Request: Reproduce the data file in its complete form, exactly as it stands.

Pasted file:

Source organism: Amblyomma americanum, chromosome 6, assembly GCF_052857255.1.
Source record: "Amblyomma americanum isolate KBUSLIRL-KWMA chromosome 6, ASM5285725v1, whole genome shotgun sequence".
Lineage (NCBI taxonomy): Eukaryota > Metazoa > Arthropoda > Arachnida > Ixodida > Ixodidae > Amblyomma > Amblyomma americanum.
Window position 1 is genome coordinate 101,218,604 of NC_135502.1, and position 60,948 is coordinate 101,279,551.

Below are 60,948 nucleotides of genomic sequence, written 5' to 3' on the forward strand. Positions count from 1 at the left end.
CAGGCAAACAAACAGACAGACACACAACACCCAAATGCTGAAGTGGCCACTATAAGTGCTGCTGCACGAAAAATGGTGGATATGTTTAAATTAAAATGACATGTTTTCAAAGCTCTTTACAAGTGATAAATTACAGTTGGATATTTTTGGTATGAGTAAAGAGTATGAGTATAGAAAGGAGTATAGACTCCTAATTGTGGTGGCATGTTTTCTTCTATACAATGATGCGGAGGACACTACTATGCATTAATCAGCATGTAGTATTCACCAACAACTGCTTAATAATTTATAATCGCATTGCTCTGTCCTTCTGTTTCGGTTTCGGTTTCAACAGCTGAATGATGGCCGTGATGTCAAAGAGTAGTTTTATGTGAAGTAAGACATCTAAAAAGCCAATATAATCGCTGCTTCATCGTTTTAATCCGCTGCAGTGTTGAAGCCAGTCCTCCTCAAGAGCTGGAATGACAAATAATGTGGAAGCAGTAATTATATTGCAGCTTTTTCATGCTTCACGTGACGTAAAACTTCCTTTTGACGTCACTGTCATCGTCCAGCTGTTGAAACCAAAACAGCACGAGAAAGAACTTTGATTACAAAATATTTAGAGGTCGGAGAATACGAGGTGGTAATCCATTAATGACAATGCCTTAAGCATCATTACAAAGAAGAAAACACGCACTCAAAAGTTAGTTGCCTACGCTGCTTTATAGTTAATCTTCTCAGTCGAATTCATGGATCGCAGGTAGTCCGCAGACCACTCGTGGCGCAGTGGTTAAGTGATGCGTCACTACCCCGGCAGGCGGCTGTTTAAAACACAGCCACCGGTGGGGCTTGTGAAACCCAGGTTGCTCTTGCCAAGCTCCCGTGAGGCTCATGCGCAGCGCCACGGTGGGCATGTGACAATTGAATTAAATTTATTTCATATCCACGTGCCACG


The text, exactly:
Source organism: Amblyomma americanum, chromosome 6, assembly GCF_052857255.1.
Source record: "Amblyomma americanum isolate KBUSLIRL-KWMA chromosome 6, ASM5285725v1, whole genome shotgun sequence".
Lineage (NCBI taxonomy): Eukaryota > Metazoa > Arthropoda > Arachnida > Ixodida > Ixodidae > Amblyomma > Amblyomma americanum.
Window position 1 is genome coordinate 101,218,604 of NC_135502.1, and position 60,948 is coordinate 101,279,551.

Below are 60,948 nucleotides of genomic sequence, written 5' to 3' on the forward strand. Positions count from 1 at the left end.
CAGGCAAACAAACAGACAGACACACAACACCCAAATGCTGAAGTGGCCACTATAAGTGCTGCTGCACGAAAAATGGTGGATATGTTTAAATTAAAATGACATGTTTTCAAAGCTCTTTACAAGTGATAAATTACAGTTGGATATTTTTGGTATGAGTAAAGAGTATGAGTATAGAAAGGAGTATAGACTCCTAATTGTGGTGGCATGTTTTCTTCTATACAATGATGCGGAGGACACTACTATGCATTAATCAGCATGTAGTATTCACCAACAACTGCTTAATAATTTATAATCGCATTGCTCTGTCCTTCTGTTTCGGTTTCGGTTTCAACAGCTGAATGATGGCCGTGATGTCAAAGAGTAGTTTTATGTGAAGTAAGACATCTAAAAAGCCAATATAATCGCTGCTTCATCGTTTTAATCCGCTGCAGTGTTGAAGCCAGTCCTCCTCAAGAGCTGGAATGACAAATAATGTGGAAGCAGTAATTATATTGCAGCTTTTTCATGCTTCACGTGACGTAAAACTTCCTTTTGACGTCACTGTCATCGTCCAGCTGTTGAAACCAAAACAGCACGAGAAAGAACTTTGATTACAAAATATTTAGAGGTCGGAGAATACGAGGTGGTAATCCATTAATGACAATGCCTTAAGCATCATTACAAAGAAGAAAACACGCACTCAAAAGTTAGTTGCCTACGCTGCTTTATAGTTAATCTTCTCAGTCGAATTCATGGATCGCAGGTAGTCCGCAGACCACTCGTGGCGCAGTGGTTAAGTGATGCGTCACTACCCCGGCAGGCGGCTGTTTAAAACACAGCCACCGGTGGGGCTTGTGAAACCCAGGTTGCTCTTGCCAAGCTCCCGTGAGGCTCATGCGCAGCGCCACGGTGGGCATGTGACAATTGAATTAAATTTATTTCATATCCACGTGCCACG